The government won’t meet its deadline of having a smart meter in every home by 2020, while costs are set to soar by over £500 million, according to a new report by the National Audit Office.
Smart meters are due to be rolled out to houses in England, Scotland and Wales by 2020.
As part of the £11 billion scheme every home has been offered a free smart meter to help people save energy and money.
The idea behind them is that they should make energy bills far more accurate than at present where they are estimated.
Households will also be able to see their energy consumption in real time, allowing them to see the impact of different electrical items and be more conscious of where they are using energy needlessly.
However, the watchdog says that technical delays in the installation of second generation meters - or SMETS2s - means the 2020 deadline will not be met.
The NAO says that even though second generation smart meters were not ready, the government decided to rush ahead with the smart meter programme anyway by using inferior first generation meters (SMETS1).
However, consumers have had huge problems with the first generation meters. Around 70% of SMETS1 meters stop when people switch supplier because the new supplier is unable to communicate with the meter. By contrast, SMETS2s allow you to switch without any problems.
The NAO says that due to these problems the true cost of the rollout has soared by £500 million from the original £11 billion figure – the equivalent to an extra £17 per household.
There have also been reports that households have been pressured into getting smart meters, while those who do want one may suffer delays.
Head of regulation at uSwitch.com, Richard Neudegg, says the government’s rush to install roll-out meters roll-out before the technology was ready means consumers will ultimately end up “paying the price”.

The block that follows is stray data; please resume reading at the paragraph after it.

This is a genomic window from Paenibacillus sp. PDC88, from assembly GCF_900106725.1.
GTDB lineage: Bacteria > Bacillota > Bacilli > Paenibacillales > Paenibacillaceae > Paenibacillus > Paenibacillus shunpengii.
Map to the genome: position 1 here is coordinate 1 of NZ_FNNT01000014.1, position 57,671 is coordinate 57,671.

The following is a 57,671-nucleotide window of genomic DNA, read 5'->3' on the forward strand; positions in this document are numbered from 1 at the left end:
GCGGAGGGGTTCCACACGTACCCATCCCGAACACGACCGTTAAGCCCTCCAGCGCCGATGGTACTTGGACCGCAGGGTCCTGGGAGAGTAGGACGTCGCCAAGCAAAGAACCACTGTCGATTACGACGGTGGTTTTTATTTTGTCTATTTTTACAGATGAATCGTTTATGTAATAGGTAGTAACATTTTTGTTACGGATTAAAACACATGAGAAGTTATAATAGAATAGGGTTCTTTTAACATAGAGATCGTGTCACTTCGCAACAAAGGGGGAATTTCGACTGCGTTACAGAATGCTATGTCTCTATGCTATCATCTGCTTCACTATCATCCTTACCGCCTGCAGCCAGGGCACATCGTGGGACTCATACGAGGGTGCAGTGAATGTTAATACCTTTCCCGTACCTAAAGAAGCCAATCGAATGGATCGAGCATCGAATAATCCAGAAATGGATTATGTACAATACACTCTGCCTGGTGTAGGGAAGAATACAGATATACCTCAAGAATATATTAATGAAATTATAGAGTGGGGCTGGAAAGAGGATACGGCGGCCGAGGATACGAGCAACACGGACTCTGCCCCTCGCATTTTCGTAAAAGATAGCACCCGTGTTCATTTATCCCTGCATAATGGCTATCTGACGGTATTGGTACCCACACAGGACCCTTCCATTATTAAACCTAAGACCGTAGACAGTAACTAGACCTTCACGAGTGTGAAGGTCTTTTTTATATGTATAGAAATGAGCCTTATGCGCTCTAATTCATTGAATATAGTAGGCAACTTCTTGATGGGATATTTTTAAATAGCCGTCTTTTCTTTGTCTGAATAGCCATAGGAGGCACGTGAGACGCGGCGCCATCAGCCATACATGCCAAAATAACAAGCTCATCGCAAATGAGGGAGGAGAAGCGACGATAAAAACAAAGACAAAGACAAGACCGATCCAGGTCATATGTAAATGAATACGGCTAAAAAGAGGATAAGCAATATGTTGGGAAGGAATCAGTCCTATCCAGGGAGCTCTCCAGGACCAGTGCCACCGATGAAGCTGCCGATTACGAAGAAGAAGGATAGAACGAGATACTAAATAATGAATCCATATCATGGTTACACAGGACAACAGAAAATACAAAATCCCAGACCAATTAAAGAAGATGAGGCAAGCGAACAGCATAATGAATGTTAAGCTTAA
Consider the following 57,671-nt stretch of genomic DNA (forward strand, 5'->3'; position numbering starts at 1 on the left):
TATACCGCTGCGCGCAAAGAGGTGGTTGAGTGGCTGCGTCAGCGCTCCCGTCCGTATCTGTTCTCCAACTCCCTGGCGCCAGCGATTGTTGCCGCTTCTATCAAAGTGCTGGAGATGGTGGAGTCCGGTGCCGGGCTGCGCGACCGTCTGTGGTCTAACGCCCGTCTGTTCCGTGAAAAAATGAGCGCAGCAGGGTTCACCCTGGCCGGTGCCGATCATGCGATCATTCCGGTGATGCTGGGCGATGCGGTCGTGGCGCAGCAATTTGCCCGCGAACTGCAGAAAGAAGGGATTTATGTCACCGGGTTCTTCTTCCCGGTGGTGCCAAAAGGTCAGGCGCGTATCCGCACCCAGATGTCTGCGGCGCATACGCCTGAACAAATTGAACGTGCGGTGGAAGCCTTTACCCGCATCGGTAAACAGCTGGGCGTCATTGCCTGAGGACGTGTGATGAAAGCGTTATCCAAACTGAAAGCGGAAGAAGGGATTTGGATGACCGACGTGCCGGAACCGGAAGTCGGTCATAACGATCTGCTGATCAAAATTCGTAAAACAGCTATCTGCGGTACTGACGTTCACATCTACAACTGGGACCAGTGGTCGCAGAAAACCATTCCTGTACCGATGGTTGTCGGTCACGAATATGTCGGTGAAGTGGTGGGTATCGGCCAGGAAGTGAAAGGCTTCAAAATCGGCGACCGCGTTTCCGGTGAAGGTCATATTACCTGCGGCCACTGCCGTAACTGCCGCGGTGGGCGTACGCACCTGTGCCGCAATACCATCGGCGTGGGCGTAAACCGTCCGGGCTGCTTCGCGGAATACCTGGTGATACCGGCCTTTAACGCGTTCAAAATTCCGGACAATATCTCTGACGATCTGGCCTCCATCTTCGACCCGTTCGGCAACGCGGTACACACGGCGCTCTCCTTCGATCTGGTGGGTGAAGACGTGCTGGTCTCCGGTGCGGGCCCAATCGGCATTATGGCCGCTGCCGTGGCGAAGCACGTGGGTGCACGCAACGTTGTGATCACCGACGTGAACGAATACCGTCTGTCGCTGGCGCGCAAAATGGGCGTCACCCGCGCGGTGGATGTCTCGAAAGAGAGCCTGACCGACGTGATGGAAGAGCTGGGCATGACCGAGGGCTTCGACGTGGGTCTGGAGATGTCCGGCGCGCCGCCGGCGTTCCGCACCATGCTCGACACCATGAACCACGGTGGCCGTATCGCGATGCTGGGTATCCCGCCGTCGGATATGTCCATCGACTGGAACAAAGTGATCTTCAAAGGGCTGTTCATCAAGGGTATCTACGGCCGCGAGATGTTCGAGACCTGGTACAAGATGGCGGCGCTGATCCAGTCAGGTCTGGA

Mr Neudegg says: “Households will now be questioning whether the smart meter programme has been fully thought through. The NAO estimates the programme is going to cost energy customers at least an extra half a billion pounds, and says the government isn’t even monitoring whether people are actually saving energy as a result.”
He warns that up to nine million households could see their first generation smart meters “ripped off” their walls and replaced at considerable cost and inconvenience.
He says: “It’s time for the government to come up with a realistic timetable for resolving these technical delays if it wants consumers to really believe in the benefits smart meters will eventually bring.”
The NAO points out that as people will only see the benefits from smart meters in the long term, an urgent rollout was not required.
It was not until July 2017 the second generation meters were first installed, over three years later than first planned.
In total, energy suppliers installed 12.5 million first generation meters, 7.1 million more than originally planned.
The NAO warns that if the 2020 deadline is not met, energy suppliers will continue to underinvest in the rollout.
Amyas Morse, head of the NAO, says: “Costs are rising, and timescales slipping, but smart meters can still succeed over time. The Department of Business and Energy has taken most of the decisions that matter on the programme so far.”
He adds: “They now need to take responsibility for getting it back on track and protecting the interests of consumers who will ultimately meet the bills.”
The only people to have benefitted frm this truly are the meter manufacturers and contractors who get paid to install them. At an average cost of some £500 to each home, (though "free" at point of installation) these meters are pushing up the overall total cost to us of our energy when a bit more educational information could have encouraged people to read their own meters and understand how usage affects their bills.